People sometimes ask if I think if Martin Henry Dawson deserves a Nobel Prize for all his efforts in medicine and science.
Nobel Prizes only go to living scientists -a maximum of three per prize - and more often than not the Nobel Committee gives it to the wrong living scientists !
No, I think we Canadians should honor our fellow Canadian Henry Dawson in our own Canadian way.
He was not - formally - an engineer, unlike his two brothers.
But I think he fully deserves the symbol of a true engineer - the famous iron ring.
Engineers don't usually invent something truly new and significant - that is the scientist's job.
But they are the people called in to scale it up from the lab bench to pilot plant, then to full scale production, so it can start doing some good for humanity.
The people who should have been ordering the engineers in to do this work in the case of penicillin - the owners and executives of the big and little pharma firms in the UK,USA and Canada - declined to do so.
So a dying doctor - Henry Dawson - did it all up instead.
The first patient cured back in 1931 (by Cecil Paine) with penicillin-the-antiseptic, a newborn baby facing a lifetime of blindness, needed only the equivalent of one microgram (mcg) of pure penicillin.
That is the amount found in a milliliter (ml) --- or an eyedropper's worth--- of the unprocessed penicillium juice.
(A microgram is a thousandth of a milligram or a millionth of
a gram or a billionth of a kilogram.)
A milliliter (ml) aka a cubic centimeter (cc) aka a gram (gm) of liquid penicillium juice was needed (during 1928-1941) to produce that microgram.
That is a extraction ratio of one to a million, solid from liquid.
In terms of solid out from solids in, it took about 100 grams of relatively expensive solid "food"/ medium to produce 1 mg of solid bioactivity -BEFORE the huge producing and purifying losses found in large scale operations run at routine competency.
I would say that only 10% of nominal penicillin producing capacity was actually converted to finished clinical penicillin, between 1940-1942 ,in the larger pilot plant operations, based on the numbers and type of patients treated.
That is, in plain english, a conversion ratio of 1 kg of solid food producing 1 mg of solid bioactivity - a million to one ratio.
With these sort of ratios, engineers can already see the difficulties that lie ahead - before I tell them about penicillin's extreme lability and fragility...
The smallest test tube we have available is all the factory needed to produce a mcg or two of penicillin.
Which is enough to save Paine's baby, or one of Howard Florey's famous baby mice, or provide the material needed for Fleming to do all his 1928-1929 initial research using his patented micro-slide cell approach.
Scale it up 1000 times, you would now need a half dozen 2 liter Ernlenmeyer flasks to grow 1000 mcg's ( ie one milligram) worth of penicillin - about as much as Duhig and Gray used to save lives with in Brisbane in 1943.
But Dawson wanted to scale the Mount Everest of infectious disease - green SBE - the most dreaded form of the dreadful endocarditis.
He had a few lucky patients who held a strain of green strep in their heart valves that was as sensitive to penicillin as ordinary pyogenes strep was - so he could cure them with just a million times as much penicillin as Pain's baby or Florey's mouse - ie a gram of the stuff.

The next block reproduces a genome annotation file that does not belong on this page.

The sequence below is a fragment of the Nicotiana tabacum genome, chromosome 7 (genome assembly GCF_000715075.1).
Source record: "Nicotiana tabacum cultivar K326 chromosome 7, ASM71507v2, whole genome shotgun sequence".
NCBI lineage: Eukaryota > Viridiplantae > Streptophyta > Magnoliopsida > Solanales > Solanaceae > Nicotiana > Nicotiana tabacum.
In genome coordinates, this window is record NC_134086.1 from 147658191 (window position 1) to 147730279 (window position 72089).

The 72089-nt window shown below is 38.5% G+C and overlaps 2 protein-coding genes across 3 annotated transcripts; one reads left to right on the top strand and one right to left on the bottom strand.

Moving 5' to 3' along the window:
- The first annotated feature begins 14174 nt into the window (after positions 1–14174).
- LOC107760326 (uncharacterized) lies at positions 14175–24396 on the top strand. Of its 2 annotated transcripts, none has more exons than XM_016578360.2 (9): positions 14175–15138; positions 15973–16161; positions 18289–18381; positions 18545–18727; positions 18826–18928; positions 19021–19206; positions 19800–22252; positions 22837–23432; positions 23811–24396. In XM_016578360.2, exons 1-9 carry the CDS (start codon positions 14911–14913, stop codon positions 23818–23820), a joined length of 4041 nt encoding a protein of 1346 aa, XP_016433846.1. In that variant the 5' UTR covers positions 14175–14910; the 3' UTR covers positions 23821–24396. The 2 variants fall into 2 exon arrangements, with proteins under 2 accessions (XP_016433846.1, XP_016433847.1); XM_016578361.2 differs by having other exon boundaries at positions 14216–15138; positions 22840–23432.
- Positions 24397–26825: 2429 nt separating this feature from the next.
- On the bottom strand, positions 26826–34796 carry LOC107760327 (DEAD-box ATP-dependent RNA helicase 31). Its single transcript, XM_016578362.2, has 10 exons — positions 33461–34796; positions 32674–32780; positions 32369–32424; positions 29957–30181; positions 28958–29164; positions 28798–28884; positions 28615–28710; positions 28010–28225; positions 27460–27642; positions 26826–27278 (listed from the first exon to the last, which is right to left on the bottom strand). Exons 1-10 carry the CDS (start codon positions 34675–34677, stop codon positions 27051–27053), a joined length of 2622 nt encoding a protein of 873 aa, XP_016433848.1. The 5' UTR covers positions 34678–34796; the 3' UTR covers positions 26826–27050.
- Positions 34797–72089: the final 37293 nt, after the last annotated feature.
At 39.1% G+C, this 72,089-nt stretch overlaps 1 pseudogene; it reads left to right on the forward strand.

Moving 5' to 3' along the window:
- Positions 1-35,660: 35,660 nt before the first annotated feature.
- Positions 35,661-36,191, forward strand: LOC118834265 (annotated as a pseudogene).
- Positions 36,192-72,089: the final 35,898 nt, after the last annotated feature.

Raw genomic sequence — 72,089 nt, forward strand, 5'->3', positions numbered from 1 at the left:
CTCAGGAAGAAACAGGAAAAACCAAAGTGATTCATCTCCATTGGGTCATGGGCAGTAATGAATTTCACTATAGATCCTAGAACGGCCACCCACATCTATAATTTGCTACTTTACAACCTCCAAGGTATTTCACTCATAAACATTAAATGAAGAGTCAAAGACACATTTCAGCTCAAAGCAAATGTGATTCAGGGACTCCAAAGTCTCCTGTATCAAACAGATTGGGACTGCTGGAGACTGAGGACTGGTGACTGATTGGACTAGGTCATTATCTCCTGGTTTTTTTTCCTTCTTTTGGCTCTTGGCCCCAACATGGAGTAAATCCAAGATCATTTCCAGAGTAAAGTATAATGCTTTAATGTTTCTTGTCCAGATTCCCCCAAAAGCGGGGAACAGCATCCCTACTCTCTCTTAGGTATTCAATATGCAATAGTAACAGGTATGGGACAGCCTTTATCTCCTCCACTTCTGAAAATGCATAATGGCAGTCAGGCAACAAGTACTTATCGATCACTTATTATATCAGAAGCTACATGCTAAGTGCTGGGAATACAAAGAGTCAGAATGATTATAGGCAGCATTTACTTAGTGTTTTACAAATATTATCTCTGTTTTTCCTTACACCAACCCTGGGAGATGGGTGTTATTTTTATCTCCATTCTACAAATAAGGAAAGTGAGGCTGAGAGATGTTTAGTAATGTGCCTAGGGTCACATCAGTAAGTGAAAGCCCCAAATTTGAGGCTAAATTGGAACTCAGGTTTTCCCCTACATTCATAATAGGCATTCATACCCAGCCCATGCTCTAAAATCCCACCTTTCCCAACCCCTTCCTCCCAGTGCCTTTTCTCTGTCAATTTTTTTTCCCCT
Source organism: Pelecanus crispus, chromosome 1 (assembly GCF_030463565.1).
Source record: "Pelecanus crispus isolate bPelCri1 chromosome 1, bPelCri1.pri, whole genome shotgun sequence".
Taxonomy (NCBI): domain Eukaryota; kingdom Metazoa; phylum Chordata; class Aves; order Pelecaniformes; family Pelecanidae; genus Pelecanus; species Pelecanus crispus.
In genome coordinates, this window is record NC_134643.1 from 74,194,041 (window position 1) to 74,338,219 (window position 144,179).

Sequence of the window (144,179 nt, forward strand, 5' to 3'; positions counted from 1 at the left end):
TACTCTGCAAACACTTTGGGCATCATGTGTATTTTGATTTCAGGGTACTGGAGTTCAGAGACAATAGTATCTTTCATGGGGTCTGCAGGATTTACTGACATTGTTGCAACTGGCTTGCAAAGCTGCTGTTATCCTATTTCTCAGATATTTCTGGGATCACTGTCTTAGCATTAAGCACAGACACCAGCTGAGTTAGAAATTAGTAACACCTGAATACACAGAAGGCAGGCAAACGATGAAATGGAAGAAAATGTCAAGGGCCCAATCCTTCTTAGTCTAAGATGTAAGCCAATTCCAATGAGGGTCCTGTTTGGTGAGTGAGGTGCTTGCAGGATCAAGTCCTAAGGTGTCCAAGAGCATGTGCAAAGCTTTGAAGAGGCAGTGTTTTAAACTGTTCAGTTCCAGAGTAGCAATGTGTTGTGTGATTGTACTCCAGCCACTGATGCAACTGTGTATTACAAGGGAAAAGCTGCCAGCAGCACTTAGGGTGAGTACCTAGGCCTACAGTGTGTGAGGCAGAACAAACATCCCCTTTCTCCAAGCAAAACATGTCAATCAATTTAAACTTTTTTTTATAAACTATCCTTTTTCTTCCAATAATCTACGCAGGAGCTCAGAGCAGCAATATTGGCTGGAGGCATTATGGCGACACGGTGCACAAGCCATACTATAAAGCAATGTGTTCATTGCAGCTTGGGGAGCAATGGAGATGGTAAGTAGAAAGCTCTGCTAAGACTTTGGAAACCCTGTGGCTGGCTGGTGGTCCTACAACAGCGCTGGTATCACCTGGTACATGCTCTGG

But other patients of his had SBE from strains about one thousand times less sensitive than ordinary pyogenes strep.
For them, he needed a kilo of pure penicillin- one billion times as much as Paine's baby needed.
That means he and his tiny pilot plant on the eighth floor of Columbia P and S would need
to process a million liters of penicillium juice over a two or three month period - ie 10 production runs of 100,000 liters each.
(That is about 200,000 milk bottles a run. In a big city dairy setup, that means processing 1000 milk bottles an hour, every hour, 24/7 for eight days straight, for each run.)
He couldn't have done that in P and S , even if his bosses had been helpful - which they weren't--- to put it mildly.
But Columbia University is set in th verye heart of New York's dairy factory district - the university fathers could have leased a vacant dairy and produced this quantity of penicillin, (much as the University of Toronto did with insulin in 1922 when they had an opportunity to help humanity.)
Dawson wanted so badly to save any and all SBE patients, not just those who were relatively healthy and had sensitive strains of bacteria, but died in early 1945 before he could get his hands on the huge amounts of penicillin needed.
But his assistant Thomas H Hunter soon had enough penicillin to save anyone who had SBE, no matter how old and sick - Dawson's ultimate goal.
Dawson knew penicillin could do the job from the moment he first read about it back in September 1940 - he knew it didn't need more purifying and perfecting for years and years - just a swift application of the production engineer's "MORE button" .
His "Manhattan Pilot" had to be content with only producing between 50 Imperial gallons and 100 US gallons of penicillium juice per eight day run - with a 50% production loss, just enough to save one SBE patient (with a very sensitive green strep strain) every two months.
However, he never actually got that level out of his 700 two liter Erlenmeyer flasks pilot plant, because he never got the cool dark room (or two or three) he needed on a permanent basis, if his penicillium were to settle down and produce.
Columbia chose instead - because it did have a choice, as Brian Mulroney said - to perfect the process (gaseous diffusion) that produced most of the world's nuclear bombs ---- ironically in that same dairy district that was more suited to making life-saving penicillin...